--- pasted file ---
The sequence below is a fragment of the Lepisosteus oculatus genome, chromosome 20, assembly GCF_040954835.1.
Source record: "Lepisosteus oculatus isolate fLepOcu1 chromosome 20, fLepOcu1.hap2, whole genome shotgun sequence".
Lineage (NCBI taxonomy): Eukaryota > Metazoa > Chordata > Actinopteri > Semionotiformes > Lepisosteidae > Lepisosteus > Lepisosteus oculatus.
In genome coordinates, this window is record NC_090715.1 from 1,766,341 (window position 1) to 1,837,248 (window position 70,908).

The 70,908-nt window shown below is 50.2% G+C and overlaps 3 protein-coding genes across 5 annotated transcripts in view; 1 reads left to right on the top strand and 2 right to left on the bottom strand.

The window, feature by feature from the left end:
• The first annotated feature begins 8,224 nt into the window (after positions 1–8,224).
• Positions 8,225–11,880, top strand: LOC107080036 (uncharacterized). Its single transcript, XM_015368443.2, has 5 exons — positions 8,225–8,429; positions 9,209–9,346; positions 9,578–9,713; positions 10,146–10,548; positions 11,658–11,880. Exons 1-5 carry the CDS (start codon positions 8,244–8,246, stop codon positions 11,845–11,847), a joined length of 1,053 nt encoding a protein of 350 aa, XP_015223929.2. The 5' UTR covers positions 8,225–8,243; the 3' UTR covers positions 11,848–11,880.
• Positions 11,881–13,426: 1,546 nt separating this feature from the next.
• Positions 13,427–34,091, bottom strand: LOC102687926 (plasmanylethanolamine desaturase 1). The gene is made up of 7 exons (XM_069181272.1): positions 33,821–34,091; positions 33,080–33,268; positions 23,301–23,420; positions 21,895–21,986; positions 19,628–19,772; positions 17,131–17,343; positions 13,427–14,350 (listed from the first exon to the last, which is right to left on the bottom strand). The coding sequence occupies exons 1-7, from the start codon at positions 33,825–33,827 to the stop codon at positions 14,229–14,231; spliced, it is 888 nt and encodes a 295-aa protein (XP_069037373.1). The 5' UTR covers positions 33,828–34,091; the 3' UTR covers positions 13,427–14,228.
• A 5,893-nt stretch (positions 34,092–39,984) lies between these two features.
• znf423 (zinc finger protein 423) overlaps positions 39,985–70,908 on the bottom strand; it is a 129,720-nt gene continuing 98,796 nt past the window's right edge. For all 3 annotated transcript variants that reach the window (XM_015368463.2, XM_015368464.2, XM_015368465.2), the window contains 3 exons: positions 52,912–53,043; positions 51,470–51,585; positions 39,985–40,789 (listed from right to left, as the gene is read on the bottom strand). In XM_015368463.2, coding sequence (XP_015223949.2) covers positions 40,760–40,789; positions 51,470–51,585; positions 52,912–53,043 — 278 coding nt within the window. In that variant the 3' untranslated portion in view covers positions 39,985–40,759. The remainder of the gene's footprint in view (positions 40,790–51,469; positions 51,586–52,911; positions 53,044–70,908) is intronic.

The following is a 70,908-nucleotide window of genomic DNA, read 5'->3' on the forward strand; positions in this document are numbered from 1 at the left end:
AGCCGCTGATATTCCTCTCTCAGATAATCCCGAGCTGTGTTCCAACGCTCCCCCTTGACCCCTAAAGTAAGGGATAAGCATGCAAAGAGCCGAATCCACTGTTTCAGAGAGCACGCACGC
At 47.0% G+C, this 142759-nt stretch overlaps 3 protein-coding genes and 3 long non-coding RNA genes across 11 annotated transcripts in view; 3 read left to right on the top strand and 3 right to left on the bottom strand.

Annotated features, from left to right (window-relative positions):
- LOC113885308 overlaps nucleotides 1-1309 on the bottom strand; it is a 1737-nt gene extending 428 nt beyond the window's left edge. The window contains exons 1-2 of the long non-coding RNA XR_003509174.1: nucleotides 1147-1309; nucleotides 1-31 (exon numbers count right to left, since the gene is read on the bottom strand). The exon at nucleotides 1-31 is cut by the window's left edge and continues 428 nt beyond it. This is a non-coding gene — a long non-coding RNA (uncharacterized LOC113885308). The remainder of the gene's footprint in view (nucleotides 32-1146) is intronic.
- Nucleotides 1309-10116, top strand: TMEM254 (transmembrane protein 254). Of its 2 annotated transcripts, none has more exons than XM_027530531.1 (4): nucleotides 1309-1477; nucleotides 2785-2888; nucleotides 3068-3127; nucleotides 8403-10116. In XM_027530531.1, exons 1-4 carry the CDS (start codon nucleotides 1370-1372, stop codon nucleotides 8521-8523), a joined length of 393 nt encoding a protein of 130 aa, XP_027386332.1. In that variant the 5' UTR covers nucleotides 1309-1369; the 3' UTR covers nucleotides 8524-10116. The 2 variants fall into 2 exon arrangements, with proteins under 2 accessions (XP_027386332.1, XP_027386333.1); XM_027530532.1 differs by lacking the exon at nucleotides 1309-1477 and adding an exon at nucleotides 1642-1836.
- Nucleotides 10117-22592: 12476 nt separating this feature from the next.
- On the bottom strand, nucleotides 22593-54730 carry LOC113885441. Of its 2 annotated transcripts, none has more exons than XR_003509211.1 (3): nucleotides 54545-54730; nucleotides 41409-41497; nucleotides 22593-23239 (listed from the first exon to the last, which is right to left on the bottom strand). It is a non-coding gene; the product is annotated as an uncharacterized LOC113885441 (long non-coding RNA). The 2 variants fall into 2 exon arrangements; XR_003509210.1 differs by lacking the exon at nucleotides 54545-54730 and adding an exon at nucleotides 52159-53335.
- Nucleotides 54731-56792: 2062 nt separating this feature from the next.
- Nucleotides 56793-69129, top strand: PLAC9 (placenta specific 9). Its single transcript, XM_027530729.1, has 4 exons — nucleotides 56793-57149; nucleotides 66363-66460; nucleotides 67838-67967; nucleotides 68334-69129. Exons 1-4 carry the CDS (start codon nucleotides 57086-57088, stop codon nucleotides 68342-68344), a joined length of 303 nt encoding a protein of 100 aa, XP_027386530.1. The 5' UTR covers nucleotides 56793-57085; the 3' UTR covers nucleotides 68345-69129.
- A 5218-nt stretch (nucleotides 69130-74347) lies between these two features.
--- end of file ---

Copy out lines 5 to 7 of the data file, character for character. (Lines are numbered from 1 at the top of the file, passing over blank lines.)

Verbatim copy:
The 70,908-nt window shown below is 50.2% G+C and overlaps 3 protein-coding genes across 5 annotated transcripts in view; 1 reads left to right on the top strand and 2 right to left on the bottom strand.

The window, feature by feature from the left end:
• The first annotated feature begins 8,224 nt into the window (after positions 1–8,224).